FAVORITE MORMON PLAY: MELISSA LEILANI LARSON’S MARTYRS’ CROSSING
So, beyond what I’ve seen my Zion Theatre Company produce this year, I haven’t had a chance to see much Mormon Drama in 2012 since I live in Arizona (kind of pathetic since I’m supposed to be the Mormon Drama expert around here). I can’t visit Utah on a whim to see the rare Mormon themed play that comes around (or, this year, New York with #MormonInChief!), but what I have done this year is read a bunch of older Mormon plays to finish my editing for Saints on Stage. Since one of those plays was produced again this year, I am choosing Martyrs’ Crossing, which has been getting great reviews at the Echo Theatre in Provo. I saw BYU’s production of the show years ago and read it again this year, and it’s as beautiful and vibrant as I remember it. Melissa is one of Mormonism’s best playwrights and, although I would call Little Happy Secrets her best work so far, Martyrs’ Crossing is a personal favorite, much due to Mel’s beautiful writing and to my love for Jean d’Arc… who I may tackle a play about some day as well, although it would be pretty different than Mel’s take. Mel keeps beating me to the punch on stories that I love, including Jane Austen’s Persuasion and her upcoming adaptation of my all time favorite novel, C.S. Lewis’ Till We Have Faces. Despite that personal frustration, I can’t but help look at these works and say, “Well, at least Mel wrote it, because it’s beautiful.”
FAVORITE MORMON PLAYWRIGHT: MATTHEW GREENE
Although I haven’t seen or read it, just the fact that Matthew Greene was able to get a Mormon themed play up in major a New York fringe festival is nothing to sniff at. I’ve read both positive and negative reviews for #MormonInChief, but I admire Matthew (who was in BYU’s WDA Workshop with me several years ago) for really jumping into the New York theater scene and progressing the cause of Mormon Drama. He’s also got an upcoming play coming soon to Plan-B Theatre Company in Salt Lake City called Adam and Steve and the Empty Sea. Matthew is getting some real traction in his career as a dramatic writer and I believe it’s well deserved. Continue reading “My 2012 Mormon Arts Favorites”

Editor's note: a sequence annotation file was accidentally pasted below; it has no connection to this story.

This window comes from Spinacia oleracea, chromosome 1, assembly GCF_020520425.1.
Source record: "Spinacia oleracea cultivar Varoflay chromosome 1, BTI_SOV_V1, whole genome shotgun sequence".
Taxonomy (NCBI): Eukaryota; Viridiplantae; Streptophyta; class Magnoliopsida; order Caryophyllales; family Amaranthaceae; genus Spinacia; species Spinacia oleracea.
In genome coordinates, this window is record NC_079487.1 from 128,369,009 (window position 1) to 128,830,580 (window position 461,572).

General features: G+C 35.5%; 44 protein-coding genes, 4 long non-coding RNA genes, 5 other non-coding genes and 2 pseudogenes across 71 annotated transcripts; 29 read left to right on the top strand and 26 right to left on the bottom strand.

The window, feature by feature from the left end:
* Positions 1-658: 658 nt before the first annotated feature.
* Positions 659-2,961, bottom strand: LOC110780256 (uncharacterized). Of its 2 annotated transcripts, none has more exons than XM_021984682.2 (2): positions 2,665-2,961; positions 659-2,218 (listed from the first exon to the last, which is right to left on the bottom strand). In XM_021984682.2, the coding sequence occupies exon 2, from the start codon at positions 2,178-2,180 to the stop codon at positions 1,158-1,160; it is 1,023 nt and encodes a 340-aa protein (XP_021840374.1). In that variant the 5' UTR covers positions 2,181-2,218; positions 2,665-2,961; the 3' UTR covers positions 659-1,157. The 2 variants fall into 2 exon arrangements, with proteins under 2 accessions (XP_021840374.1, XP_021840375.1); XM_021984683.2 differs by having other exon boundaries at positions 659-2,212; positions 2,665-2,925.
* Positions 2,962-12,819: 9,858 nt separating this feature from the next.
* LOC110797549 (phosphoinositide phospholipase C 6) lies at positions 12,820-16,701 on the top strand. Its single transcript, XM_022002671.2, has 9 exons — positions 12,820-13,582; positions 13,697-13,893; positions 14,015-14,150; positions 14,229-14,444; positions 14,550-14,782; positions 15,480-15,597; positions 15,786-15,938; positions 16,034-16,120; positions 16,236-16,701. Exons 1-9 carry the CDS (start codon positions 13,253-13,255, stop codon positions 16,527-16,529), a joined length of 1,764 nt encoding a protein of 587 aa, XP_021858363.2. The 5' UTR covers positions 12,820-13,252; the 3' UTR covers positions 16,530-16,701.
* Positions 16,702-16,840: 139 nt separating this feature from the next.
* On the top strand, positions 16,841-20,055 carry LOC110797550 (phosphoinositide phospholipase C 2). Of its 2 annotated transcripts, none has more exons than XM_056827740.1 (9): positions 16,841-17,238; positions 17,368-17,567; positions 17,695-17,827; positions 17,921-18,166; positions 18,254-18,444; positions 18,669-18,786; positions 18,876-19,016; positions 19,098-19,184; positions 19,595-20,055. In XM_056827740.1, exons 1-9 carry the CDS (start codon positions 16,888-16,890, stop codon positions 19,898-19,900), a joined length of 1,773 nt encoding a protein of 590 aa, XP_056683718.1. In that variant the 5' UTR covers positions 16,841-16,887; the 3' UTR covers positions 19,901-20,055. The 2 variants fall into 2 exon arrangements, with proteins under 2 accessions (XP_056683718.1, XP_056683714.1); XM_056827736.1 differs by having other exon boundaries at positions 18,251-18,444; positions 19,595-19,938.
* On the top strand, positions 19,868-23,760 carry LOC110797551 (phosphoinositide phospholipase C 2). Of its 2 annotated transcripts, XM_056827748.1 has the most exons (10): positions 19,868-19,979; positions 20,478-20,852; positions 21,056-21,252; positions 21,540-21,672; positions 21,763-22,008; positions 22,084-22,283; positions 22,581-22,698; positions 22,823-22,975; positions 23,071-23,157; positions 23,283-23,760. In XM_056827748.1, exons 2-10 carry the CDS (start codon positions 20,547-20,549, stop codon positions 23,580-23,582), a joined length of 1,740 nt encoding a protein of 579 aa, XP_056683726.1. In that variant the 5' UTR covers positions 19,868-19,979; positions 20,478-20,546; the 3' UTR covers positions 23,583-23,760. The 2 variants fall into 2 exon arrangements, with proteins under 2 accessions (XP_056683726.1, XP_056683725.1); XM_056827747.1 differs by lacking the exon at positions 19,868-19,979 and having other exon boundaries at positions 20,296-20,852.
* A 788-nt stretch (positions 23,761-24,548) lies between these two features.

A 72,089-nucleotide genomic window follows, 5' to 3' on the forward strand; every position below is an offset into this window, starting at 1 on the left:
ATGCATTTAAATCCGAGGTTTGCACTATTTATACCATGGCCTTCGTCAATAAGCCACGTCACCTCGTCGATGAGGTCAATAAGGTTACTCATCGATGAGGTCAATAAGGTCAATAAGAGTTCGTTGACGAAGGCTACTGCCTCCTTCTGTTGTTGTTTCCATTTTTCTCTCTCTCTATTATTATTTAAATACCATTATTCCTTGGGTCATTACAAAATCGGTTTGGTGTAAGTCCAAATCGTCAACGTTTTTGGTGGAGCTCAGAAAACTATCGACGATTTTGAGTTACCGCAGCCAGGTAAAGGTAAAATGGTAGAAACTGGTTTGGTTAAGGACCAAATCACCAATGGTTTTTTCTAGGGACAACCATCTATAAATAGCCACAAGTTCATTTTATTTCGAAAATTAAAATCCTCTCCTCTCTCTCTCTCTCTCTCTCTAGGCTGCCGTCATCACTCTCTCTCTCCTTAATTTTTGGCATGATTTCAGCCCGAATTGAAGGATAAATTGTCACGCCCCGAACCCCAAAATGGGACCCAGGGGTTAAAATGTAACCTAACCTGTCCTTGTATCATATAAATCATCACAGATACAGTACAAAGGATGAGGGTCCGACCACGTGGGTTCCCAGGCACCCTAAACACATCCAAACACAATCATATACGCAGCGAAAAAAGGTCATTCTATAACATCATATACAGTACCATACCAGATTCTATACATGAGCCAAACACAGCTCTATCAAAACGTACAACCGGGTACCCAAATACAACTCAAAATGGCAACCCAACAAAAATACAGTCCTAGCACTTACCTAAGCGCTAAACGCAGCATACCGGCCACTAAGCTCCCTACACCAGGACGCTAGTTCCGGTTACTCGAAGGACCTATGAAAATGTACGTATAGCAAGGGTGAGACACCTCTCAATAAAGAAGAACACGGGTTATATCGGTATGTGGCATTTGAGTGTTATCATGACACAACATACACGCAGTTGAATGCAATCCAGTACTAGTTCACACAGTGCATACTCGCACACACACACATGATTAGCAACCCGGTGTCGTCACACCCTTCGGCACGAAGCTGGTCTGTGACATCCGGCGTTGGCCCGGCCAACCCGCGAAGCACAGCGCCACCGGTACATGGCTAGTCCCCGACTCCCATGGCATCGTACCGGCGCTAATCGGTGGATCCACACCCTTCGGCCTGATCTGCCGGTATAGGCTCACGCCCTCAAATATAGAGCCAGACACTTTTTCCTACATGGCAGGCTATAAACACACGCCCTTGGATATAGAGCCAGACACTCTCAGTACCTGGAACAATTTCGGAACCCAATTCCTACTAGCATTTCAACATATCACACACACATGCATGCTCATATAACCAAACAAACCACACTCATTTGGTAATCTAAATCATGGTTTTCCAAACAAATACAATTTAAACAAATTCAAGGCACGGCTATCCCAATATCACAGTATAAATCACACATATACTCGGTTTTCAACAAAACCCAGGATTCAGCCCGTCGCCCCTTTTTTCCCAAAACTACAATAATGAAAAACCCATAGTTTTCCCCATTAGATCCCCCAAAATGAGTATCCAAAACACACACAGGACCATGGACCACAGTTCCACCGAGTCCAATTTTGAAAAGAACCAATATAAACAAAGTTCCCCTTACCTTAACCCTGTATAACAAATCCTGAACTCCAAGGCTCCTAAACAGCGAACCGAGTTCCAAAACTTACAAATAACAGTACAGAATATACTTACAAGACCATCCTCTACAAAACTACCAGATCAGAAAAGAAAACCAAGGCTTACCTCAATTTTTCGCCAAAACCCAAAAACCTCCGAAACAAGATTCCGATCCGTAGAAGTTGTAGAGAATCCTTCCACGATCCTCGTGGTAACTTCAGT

As I’ve tried to study the history of Mormon literature, I’ve realized that we are currently are in a oddly mixed situation. By and large what Mormon literature has been produced through the past 175+ years is easily available to anyone with a good Internet connection, a basic computer and the ability to read and understand English. But when we move to criticism and compilation of this literature, the wonderful new archives of material might as well not exist. Is anyone working with these old texts?
Note: I have posted this elsewhere in the past, but this is a very important concept to me. So, honestly, I want to put it in as many places as I have power to. This is the text from a presentation I made at the Springville Library on June 21, 2012, as part of their “So You Want to Read!” series. Obviously, I was asked to speak on C.S.
Many people do not know that C.S. Lewis–the unapologetic Christian apologist, the author of spiritual classics such as The Chronicles of Narnia, The Screwtape Letters, Till We Have Faces, and Mere Christianity –was once an avowed atheist. It was during this early period of skeptical secularism that he went through an intimate, beautiful, and spiritual transformation that led him away from his secular atheism to the road that made him become perhaps the most celebrated Christian author and thinker of the 20th century.
It was during this period of change when C.S. Lewis–who preferred the enigmatic nick name “Jack,” which I will often be calling him by, so don’t get confused–took a night time walk in the woods with two of his friends: J.R.R. Tolkien, future author of The Hobbit and The Lord of the Rings; as well as Hugo Dyson, a capable Shakespearean professor and scholar. These three would later make up the core of what would become the celebrated literary group The Inklings, but that illustrious group was still a ways off. This night they were just friends engaged in a life altering conversation that would assist Jack on the last leg of his journey away from his secular past and into his spiritual future.